November 23, 2014
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IRS urges e-file for prompt tax refunds

The Internal Revenue Service opened the 2012 electronic tax return filing season recently with a reminder to taxpayers that e-file remains the best way to get fast refunds and ensure accurate tax returns.

IRS e-file has surpassed the milestone of 1 billion returns processed. The electronic transmission system revolutionized the way the IRS processes tax returns and made speedy refunds possible. More than 112 million income tax returns were e-filed last year, or 77 percent of all individual returns filed.

"E-file is the best option for taxpayers. E-file enables taxpayers to file more accurate returns and receive their refunds quickly and safely," said IRS Commissioner Doug Shulman in a statement.

In general, for people concerned about security, e-file has proven itself year in and year out as a safe and secure method of filing a tax return. E-file has a proven track record. Software vendors and paid tax return preparers use the latest encryption technology. Plus, within 48 hours, an electronic acknowledgement is issued that the return has been received by the IRS and either accepted or rejected.

With most people receiving a refund, the fastest way to get a refund is by e-filing and using direct deposit. Taxpayers can get their money automatically in as few as 10 days. Last year, more than 79 million refunds were electronically deposited into taxpayers’ accounts, saving them a trip to the bank.

For people who owe taxes, e-file offers payment alternatives such as filing now and scheduling payment on the April tax deadline. Taxpayers who still want to pay by check can do so by e-filing and then mailing a payment voucher.

Taxpayers can e-file their tax returns one of three ways: through a tax return preparer, through self-preparation software or through IRS Free File. The IRS does not charge for e-file. Many tax return preparers and software products also offer free e-filing with their services. Free File offers free tax preparation and free electronic filing.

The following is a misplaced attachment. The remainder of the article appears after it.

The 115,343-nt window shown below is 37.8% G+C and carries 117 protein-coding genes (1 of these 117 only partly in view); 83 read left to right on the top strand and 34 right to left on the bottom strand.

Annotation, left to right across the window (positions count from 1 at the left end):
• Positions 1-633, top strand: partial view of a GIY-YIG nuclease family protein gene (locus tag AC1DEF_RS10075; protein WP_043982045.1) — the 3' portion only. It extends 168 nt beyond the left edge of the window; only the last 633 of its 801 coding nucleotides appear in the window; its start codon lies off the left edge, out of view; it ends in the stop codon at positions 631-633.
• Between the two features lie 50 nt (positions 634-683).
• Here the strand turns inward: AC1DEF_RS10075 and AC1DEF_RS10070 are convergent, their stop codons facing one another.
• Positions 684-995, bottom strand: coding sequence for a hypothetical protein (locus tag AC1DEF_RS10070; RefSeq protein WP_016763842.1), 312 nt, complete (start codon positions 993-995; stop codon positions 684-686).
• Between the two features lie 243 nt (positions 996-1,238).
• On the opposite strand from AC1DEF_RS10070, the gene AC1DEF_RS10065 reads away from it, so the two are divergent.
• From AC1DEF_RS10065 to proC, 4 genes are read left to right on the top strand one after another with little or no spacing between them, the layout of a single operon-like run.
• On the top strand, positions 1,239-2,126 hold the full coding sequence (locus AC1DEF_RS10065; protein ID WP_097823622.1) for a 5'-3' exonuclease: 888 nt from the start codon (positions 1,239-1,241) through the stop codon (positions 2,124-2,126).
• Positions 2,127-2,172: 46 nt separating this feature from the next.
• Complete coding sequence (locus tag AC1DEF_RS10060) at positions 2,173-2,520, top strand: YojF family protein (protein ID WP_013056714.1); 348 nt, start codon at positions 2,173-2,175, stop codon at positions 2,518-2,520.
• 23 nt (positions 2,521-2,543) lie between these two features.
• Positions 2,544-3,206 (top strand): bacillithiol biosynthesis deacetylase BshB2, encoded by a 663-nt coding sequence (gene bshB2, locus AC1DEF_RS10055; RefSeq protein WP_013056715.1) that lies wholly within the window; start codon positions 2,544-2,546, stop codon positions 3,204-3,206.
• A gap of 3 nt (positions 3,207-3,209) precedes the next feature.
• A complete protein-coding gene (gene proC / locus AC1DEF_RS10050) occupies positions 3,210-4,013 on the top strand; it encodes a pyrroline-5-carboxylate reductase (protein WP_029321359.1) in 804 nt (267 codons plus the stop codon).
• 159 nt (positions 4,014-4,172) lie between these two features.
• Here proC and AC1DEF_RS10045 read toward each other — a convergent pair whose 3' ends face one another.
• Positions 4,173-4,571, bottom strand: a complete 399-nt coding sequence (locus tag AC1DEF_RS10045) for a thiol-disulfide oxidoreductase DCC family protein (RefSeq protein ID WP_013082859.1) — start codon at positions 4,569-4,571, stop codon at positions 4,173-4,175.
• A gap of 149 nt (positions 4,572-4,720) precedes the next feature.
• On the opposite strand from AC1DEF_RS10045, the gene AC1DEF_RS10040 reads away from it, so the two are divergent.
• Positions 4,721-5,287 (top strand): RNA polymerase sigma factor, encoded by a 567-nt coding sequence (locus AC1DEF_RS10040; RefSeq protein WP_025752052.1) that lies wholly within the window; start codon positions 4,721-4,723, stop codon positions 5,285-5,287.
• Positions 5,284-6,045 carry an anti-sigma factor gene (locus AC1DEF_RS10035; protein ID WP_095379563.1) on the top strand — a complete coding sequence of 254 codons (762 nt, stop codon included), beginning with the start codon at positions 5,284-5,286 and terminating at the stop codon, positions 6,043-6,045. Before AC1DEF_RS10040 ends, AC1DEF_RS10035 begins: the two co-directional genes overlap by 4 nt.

Starting this filing season, any paid preparer who prepares and files more than 10 returns for clients generally must file the returns electronically. Taxpayers are encouraged to use tax return preparers who offer IRS e-file.

Taxpayers should also only use paid preparers who sign the returns they prepare and enter their Preparer Tax Identification Numbers (PTINs). Preparers are required to sign the returns they prepare and include their PTINs. Although paid preparers sign returns, taxpayers are legally responsible for the accuracy of every item on their return. Preparers are also required to give taxpayers a copy of their returns.

When using e-file, you also use an e-signature and an electronic filing PIN. If you prepare your own return using software you must use the self-select PIN method on the return. When using a paid preparer, you can still use the self-select PIN method or the practitioner PIN method. The Electronic Filing PIN is a temporary PIN used by the IRS to verify your identity when you e-file.


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